Utilizing inducible fibroblast growth factor receptor 1 (FGFR1) in a murine mammary tumor cell line and its endogenous expression in the breast cancer cell line, HS578T, another laboratory has recently shown that activation of this tyrosine kinase receptor leads to CX3CL1 production by tumor cells and subsequently, enhanced macrophage recruitment to mammary cells during the early stages of tumorigenesis in vitro and in vivo (Reed et al., 2012). By blocking CX3CR1 in vivo, these researchers demonstrated decreased macrophage infiltration into the mammary epithelium of MMTV-iFGFR1 mice and decreased angiogenesis (Reed et al., 2012). It is important to note that CX3CL1 is typically up-regulated on inflamed endothelium via the pro-inflammatory cytokines, IL-1, tumor necrosis factor (TNF-α), and interferon (IFN-γ) (Lee et al., 2013).

As lipid-laden macrophages or “foam cells” are the defining feature of early atherosclerosis, laboratories focusing on this disease process have also studied the molecules that direct monocyte migration from the peripheral blood to vessel walls. Accordingly, Saederup et al. created CX3CL1−/−CCR2−/−ApoE−/− mice, and demonstrated independent roles for CCR2 and CX3CL1 in the accumulation of macrophages in the artery walls of mice deficient in apolipoprotein E (ApoE) (Saederup et al., 2008). CCR2 and CX3CR1 are located too close together on murine chromosome 9 for the generation of mice deficient in both receptors. Deletion of both CX3CL1 and CCR2 resulted in dramatically reduced macrophage accumulation in artery walls compared to deletion of only one of those genes, suggesting that these molecules work additively, and that they recruit different monocyte subsets from the circulating Ly6Chi population in atherogenesis (Saederup et al., 2008; Lee et al., 2013).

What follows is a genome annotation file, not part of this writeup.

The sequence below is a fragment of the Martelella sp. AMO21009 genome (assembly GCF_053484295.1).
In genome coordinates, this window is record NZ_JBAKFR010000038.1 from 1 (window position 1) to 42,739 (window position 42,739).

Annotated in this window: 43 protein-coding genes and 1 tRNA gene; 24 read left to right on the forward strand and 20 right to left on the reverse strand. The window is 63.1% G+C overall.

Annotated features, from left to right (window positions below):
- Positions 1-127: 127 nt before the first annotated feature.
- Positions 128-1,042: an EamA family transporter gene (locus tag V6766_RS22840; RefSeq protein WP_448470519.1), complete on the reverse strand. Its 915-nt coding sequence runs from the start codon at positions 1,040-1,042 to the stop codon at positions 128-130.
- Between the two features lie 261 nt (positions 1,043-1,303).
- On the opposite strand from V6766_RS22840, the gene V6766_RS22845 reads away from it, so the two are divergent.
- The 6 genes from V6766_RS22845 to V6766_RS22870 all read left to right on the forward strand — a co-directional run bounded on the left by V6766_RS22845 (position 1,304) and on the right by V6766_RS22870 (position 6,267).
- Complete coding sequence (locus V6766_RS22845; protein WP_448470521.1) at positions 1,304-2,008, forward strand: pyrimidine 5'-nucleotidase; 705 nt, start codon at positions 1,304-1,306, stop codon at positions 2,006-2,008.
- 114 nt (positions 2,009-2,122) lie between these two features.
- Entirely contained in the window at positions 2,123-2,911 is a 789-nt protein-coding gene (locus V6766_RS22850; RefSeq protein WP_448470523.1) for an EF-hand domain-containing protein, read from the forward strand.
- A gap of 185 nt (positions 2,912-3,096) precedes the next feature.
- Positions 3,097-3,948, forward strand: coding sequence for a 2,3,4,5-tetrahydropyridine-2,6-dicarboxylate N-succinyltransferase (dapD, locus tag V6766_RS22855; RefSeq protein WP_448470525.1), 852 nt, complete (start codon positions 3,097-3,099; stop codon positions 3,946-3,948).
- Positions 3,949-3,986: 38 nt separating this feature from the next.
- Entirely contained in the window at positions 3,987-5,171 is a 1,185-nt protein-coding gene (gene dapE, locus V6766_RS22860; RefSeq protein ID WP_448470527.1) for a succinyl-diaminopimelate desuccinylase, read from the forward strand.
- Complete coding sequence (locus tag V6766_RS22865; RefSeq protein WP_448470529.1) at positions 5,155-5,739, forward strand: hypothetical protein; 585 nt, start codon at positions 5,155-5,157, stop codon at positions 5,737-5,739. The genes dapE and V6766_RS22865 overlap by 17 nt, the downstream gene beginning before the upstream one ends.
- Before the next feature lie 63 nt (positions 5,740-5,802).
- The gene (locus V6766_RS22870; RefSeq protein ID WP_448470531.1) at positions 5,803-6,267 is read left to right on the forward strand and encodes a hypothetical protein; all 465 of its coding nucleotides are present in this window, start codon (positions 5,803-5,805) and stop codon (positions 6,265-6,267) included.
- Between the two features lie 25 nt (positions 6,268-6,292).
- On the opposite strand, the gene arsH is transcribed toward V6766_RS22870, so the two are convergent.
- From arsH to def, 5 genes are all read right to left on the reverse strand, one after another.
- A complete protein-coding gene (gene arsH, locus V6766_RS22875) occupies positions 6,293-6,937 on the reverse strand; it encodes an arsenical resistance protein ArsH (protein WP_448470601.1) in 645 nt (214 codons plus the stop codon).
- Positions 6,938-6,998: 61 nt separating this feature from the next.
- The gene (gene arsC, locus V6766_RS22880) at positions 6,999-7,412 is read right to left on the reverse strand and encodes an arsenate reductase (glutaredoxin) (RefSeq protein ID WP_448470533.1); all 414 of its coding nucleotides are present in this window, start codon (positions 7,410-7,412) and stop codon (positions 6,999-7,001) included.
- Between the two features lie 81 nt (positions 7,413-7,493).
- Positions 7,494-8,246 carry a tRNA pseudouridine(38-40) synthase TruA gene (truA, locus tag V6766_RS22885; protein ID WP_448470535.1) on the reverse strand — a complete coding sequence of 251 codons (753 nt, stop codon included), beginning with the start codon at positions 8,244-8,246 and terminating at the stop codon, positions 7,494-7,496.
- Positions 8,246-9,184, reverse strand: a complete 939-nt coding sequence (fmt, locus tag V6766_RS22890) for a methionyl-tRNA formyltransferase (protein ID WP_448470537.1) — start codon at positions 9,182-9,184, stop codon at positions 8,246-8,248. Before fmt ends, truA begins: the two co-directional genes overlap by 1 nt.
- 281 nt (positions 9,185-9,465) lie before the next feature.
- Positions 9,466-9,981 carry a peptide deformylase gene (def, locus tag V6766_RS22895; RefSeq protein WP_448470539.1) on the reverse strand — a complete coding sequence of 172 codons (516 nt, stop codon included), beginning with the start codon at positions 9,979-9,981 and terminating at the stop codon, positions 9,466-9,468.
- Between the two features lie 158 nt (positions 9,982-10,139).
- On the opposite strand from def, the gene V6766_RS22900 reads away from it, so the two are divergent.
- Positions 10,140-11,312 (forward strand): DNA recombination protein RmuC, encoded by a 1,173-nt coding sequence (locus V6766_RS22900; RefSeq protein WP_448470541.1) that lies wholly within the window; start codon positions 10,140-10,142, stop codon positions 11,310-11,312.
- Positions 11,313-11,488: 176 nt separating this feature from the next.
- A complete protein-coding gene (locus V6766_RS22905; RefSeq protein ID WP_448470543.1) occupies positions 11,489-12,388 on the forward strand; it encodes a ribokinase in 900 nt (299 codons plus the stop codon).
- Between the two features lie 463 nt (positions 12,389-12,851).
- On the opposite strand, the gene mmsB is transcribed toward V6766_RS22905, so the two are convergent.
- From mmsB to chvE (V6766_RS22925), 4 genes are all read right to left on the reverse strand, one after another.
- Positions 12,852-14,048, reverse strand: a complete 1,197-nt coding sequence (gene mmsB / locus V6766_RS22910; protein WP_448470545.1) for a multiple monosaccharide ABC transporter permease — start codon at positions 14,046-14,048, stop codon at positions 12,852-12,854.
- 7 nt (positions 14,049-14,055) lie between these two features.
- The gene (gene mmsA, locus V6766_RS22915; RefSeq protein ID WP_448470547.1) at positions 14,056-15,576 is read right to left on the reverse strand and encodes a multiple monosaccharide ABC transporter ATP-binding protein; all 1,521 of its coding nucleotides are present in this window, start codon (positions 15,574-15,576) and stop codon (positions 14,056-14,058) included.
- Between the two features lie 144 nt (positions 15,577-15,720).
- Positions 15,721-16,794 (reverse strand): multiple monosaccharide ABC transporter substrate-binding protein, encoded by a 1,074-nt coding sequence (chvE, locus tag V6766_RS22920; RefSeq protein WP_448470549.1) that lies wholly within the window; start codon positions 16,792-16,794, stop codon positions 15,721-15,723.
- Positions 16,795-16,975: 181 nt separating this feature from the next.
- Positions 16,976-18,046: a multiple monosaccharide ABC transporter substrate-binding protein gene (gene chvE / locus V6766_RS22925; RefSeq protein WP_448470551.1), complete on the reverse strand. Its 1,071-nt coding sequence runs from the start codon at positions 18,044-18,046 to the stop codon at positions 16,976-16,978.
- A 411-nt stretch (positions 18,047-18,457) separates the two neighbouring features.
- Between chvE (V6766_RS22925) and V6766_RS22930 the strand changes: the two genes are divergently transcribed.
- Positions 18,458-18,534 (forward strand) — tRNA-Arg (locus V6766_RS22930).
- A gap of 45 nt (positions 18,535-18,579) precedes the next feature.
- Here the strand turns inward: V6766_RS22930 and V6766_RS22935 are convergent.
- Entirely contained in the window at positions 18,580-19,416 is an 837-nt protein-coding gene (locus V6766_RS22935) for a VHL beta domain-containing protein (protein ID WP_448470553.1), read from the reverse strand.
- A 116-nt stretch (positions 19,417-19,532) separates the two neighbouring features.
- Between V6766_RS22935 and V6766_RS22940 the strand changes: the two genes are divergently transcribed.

Macrophages

Analogous to the T helper cell Th1/Th2 classification, macrophages can be broadly divided into a classically activated M1 phenotype or alternatively activated M2 macrophages (Hao et al., 2012). M1 pro-inflammatory macrophages are activated by IFN-γ, TNF-α, and engagement of Toll-like receptors (TLRs) by microbial stimuli such as lipopolysaccharide (LPS), and release inflammatory cytokines and reactive oxygen and nitrogen intermediates. These macrophages are typically IL-12high, IL-23high, and IL-10low, promote Th1 responses, are tumoricidal, and can elicit tissue destruction (Mantovani and Sica, 2010; Baay et al., 2011). M2 anti-inflammatory macrophages, on the other hand, are directly induced by interleukin (IL)-4 and IL-13 and indirectly by IL-5, IL-10, IL-21, IL-25, and IL-33 (Liu and Yang, 2013). The chemokines, CCL2, CCL17/thymus and activation-regulated chemokine/TARC, and CCL22/macrophage-derived chemokine/MDC have also been shown to promote M2 polarization of macrophages (Mantovani and Sica, 2010). These cells are usually IL-12low, IL-23low, and IL-10high, and are involved in immunosuppression, tissue repair (including angiogenesis), and tumor promotion (Mantovani and Sica, 2010; Baay et al., 2011).

M1 and M2 macrophages also express different chemokines; M1 cells produce pro-inflammatory CXCL5/epithelial cell-derived neutrophil-activating factor-78/ENA-78, CXCL9/monokine induced by IFN-γ/MIG, and CXCL10/IFN-γ-inducible protein-10/IP-10, while M2 macrophages make CCL17, CCL22, and CCL24/eotaxin-2 (Figure 1) (Mantovani et al., 2004; Traves et al., 2012). Further classification of alternatively activated macrophages into M2a, M2b, and M2c has also been suggested (Gordon and Martinez, 2010). Typically, tumor associated macrophages (TAMs) are M2 macrophages and play important roles in angiogenesis, metastasis, and the generation of immunosuppressive regulatory T cells (Tregs) (Mantovani et al., 2009).

FIGURE 1
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Figure 1. M1 and M2 macrophages and their differential chemokine secretion in the tumor microenvironment. Tumor and tumor-associated stromal cells secrete chemokines and cytokines to recruit monocytes to the site of the tumor. These peripheral monocytes differentially develop into polarized tissue macrophages (M1 vs. M2), which have distinct chemokine secretion patterns and functions within the tumor.

Tumor-Associated Macrophages (TAMs)